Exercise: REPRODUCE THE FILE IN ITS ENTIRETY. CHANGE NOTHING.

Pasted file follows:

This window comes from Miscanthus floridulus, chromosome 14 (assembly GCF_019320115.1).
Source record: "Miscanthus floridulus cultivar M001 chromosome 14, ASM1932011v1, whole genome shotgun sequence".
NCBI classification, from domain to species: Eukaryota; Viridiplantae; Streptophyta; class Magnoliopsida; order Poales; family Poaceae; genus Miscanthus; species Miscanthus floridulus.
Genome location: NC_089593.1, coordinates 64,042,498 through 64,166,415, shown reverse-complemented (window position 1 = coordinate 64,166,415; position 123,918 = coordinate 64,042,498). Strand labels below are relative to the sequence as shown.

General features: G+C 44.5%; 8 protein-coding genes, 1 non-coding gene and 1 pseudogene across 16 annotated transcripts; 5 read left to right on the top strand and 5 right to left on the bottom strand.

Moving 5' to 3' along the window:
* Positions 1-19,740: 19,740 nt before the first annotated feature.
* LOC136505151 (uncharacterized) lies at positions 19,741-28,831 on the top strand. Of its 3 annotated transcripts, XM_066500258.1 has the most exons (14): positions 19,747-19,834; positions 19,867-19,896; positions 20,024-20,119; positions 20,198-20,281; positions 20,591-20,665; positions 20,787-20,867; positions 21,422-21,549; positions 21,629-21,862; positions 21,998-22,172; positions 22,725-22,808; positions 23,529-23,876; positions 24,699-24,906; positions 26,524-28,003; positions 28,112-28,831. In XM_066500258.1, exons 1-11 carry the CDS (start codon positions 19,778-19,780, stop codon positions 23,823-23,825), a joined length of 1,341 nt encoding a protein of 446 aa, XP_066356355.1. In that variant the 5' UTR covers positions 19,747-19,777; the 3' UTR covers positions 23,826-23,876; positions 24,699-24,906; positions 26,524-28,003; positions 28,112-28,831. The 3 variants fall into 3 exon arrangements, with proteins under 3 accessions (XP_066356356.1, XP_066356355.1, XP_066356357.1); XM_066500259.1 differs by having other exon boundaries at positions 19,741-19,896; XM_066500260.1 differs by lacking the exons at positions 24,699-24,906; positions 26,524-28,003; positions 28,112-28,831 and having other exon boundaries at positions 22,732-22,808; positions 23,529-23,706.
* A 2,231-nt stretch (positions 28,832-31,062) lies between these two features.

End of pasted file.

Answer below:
This window comes from Miscanthus floridulus, chromosome 14 (assembly GCF_019320115.1).
Source record: "Miscanthus floridulus cultivar M001 chromosome 14, ASM1932011v1, whole genome shotgun sequence".
NCBI classification, from domain to species: Eukaryota; Viridiplantae; Streptophyta; class Magnoliopsida; order Poales; family Poaceae; genus Miscanthus; species Miscanthus floridulus.
Genome location: NC_089593.1, coordinates 64,042,498 through 64,166,415, shown reverse-complemented (window position 1 = coordinate 64,166,415; position 123,918 = coordinate 64,042,498). Strand labels below are relative to the sequence as shown.

General features: G+C 44.5%; 8 protein-coding genes, 1 non-coding gene and 1 pseudogene across 16 annotated transcripts; 5 read left to right on the top strand and 5 right to left on the bottom strand.

Moving 5' to 3' along the window:
* Positions 1-19,740: 19,740 nt before the first annotated feature.
* LOC136505151 (uncharacterized) lies at positions 19,741-28,831 on the top strand. Of its 3 annotated transcripts, XM_066500258.1 has the most exons (14): positions 19,747-19,834; positions 19,867-19,896; positions 20,024-20,119; positions 20,198-20,281; positions 20,591-20,665; positions 20,787-20,867; positions 21,422-21,549; positions 21,629-21,862; positions 21,998-22,172; positions 22,725-22,808; positions 23,529-23,876; positions 24,699-24,906; positions 26,524-28,003; positions 28,112-28,831. In XM_066500258.1, exons 1-11 carry the CDS (start codon positions 19,778-19,780, stop codon positions 23,823-23,825), a joined length of 1,341 nt encoding a protein of 446 aa, XP_066356355.1. In that variant the 5' UTR covers positions 19,747-19,777; the 3' UTR covers positions 23,826-23,876; positions 24,699-24,906; positions 26,524-28,003; positions 28,112-28,831. The 3 variants fall into 3 exon arrangements, with proteins under 3 accessions (XP_066356356.1, XP_066356355.1, XP_066356357.1); XM_066500259.1 differs by having other exon boundaries at positions 19,741-19,896; XM_066500260.1 differs by lacking the exons at positions 24,699-24,906; positions 26,524-28,003; positions 28,112-28,831 and having other exon boundaries at positions 22,732-22,808; positions 23,529-23,706.
* A 2,231-nt stretch (positions 28,832-31,062) lies between these two features.